Guest post by Karleia Steiner
Popular stories from companies such as Facebook and AirBnB have many smaller business owners believing that customer acquisition will be easy as long as they have the right product or service. While maintaining an unparalleled product is the first step in expanding a customer base, owners will also need to take a look at the following tips to keep their pool of customers growing throughout the years.
1. Content Marketing
Savvy marketers have jumped on the Content Marketing bandwagon with good reason. Content marketing is generally considered to be the most cost-effective method of getting new customers. Once you set up your social media accounts and your website is up and running, you can regularly release engaging and helpful information with blogs, white papers, and press releases to increase your company’s visibility at little to no cost.
2. The 80/20 Rule Continue reading
“Marketing is a Revenue Generator - NOT a Cost Center!” If you’ve been involved in marketing for any length of time, it’s likely that you’ve heard something like this before.
I can’t count how many times I’ve sat in on meetings where I felt compelled to defend my marketing budget. “It’s an investment in growth,” I said, as the others on the senior management team rolled their eyes.
Does nothing change???
The Economist Intelligence Unit’s newest study, “The rise of the marketer: Driving engagement, experience and revenue,” found that “business owners view marketing both as revenue drivers (69% agree, 19% strongly) and cost centers (68% agree, 26% strongly). At most companies, the business owners know that marketing drives revenue, but the view that marketing is a cost is just as widespread.”
Huh? Can it be both?
Over the next 3-5 years, respondents expect that the marketing function will migrate from the cost side of the ledger to the revenue side. And, what will drive that? Several things…
Guest post by Lynsey Bowen
If we get down to what marketing is about, it’s basically real estate. Think of the human brain as having some areas on it labelled, “This space for rent.” You don’t buy that space with a mortgage, though. Rather, you buy that space with an idea.
If you’re unfamiliar with the term, “ideavirus,” it’s an idea that spreads like a virus. A good idea doesn’t cut it. Putting engine cleaner in your tank is a good idea, but how many people do it? Eating healthy is a good idea, but last we checked, there are more McDonald’s in the U.S. than there are vegetarian restaurants.
With a big marketing budget, you can buy a lot of ad space and hire brilliant creatives whose names alone will boost your brand, even if their ads are lousy. But, when it comes to developing an idea that has sharability built right into it, you and McDonald’s are beginning at the same starting line.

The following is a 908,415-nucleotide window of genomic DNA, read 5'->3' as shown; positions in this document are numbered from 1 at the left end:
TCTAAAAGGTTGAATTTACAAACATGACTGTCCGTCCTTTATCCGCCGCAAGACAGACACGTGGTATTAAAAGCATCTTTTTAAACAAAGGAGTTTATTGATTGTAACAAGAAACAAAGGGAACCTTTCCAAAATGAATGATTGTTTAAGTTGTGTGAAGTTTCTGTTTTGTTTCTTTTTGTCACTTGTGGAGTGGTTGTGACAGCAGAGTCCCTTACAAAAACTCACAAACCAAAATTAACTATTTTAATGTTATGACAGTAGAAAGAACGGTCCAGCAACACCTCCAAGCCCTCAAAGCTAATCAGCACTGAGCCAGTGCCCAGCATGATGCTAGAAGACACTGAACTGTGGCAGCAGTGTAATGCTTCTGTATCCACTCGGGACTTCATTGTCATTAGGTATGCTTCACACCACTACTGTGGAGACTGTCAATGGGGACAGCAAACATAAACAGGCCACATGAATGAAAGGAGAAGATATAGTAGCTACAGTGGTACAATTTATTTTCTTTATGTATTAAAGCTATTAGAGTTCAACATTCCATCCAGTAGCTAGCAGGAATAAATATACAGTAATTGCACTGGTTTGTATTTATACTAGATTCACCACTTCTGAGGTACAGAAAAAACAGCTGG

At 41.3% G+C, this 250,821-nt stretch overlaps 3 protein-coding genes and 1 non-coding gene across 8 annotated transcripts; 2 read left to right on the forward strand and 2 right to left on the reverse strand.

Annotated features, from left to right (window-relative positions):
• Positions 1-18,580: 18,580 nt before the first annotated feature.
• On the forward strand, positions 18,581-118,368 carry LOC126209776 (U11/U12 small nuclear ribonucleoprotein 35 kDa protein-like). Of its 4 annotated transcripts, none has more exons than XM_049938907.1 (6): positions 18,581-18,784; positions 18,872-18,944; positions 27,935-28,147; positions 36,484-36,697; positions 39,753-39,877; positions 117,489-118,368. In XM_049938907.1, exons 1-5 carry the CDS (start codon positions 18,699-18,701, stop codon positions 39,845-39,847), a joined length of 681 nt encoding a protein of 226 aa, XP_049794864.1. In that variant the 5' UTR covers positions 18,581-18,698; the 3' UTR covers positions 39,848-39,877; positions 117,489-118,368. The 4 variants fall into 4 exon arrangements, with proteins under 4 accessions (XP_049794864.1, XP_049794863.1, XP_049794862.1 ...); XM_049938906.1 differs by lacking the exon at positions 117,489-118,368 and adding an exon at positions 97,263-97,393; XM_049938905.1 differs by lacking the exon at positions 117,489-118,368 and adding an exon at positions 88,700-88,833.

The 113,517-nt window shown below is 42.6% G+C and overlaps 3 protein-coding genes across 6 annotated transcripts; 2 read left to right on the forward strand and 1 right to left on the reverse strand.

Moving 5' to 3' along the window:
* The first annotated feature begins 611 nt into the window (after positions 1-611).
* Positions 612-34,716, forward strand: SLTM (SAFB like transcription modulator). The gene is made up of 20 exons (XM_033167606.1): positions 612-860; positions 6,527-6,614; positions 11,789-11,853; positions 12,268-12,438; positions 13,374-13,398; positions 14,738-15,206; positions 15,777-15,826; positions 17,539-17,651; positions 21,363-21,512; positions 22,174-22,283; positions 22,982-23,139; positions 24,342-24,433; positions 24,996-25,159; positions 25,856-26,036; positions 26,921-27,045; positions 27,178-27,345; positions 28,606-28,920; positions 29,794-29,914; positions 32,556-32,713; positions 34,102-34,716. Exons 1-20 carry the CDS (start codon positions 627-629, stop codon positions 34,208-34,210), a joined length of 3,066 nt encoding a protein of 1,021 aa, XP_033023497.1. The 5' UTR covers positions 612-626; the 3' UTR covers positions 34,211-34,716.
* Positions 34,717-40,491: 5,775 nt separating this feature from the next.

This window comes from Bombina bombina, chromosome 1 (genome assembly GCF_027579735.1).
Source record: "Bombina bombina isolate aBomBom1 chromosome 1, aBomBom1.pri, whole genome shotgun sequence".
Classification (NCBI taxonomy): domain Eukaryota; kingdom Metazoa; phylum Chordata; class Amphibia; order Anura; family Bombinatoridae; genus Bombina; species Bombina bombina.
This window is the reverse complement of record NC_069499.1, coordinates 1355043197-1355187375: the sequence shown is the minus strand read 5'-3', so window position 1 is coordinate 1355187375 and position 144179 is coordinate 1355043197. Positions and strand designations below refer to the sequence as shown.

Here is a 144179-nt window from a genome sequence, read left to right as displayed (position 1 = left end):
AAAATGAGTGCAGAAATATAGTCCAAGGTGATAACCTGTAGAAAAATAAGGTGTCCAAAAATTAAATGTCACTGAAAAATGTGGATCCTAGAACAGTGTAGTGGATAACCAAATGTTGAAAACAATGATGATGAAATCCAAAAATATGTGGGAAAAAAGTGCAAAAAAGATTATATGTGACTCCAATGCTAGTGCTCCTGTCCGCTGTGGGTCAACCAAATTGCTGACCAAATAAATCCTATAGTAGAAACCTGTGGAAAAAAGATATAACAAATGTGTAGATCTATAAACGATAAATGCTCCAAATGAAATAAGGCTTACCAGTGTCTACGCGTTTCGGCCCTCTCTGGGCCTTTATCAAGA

Now, implementing those ideas, on the other hand… well, on that level, you’ve got to be very creative to make up for a lack of money. Luckily, you do have some options. Here are some ideas:
Be an Aggressive Stat-Checker
Develop a zero tolerance policy for ads that just aren’t working. To a certain extent, this may feel like the efficiency-driven manic number crunching that dominates corporate culture, but you can think about changing how people do business when you make your second million.
Become a Big Fish in a Small Pond
Downsize what you do. Expand into a niche, not beyond it, and you’ll be able to focus on a much more concentrated percentage of the population - people who are already interested in what you’re selling. Pre-qualify your prospects and don’t waste time and money advertising to people who are outside your area of interest.
Make DIY Part of Your Brand
So you can’t afford professional talent. One option is to buy cheap, corny-looking stock photos and pay someone in another country a buck an hour to produce something that will look like your big-money competitors, only not as good. Or, you can do it yourself and allow the handmade feel to be a part of your brand.
Note: this works better for some businesses than others. iPhone-snapped photos might feel quaint and fun for a catalog selling hand-knit sweaters and hats, but they might not inspire confidence at a law firm.
When you overextend, when you buy more ad space than you can afford, you wind up with late fees and fines that devour your ad budget. Buy less than you can afford, and you’ll always be able to pay your vendors on time.
Hashtags have gotten a bad name lately, as they’re a way for lazy people to pretend to campaign for social change. For an advertiser though, they’re golden. Rewarding your customers with discounts, freebies and special offers when they hashtag your brand is a great way to get them to spread the word. You can ask for customer referrals, but people are more likely to help out if they feel there’s something in it for them.
A common mistake when it comes to marketing: entrepreneurs, freelancers, and small business owners often think “If only I had the right exposure, I could really blow up.” Exposure isn’t the only thing standing between you and greater success. Before you can take that “for rent” sign down from prospects’ minds, you need something that they will respond to, something that they will gladly allot that space to.
In short, more exposure can be a big help, but before you start worrying about your marketing budget, consider whether or not that exposure will help.
Lynsey Bowen works as a branding and marketing consultant for connectmyapps.com. She has a keen interest in Internet marketing, SEO, web design, and graphic design.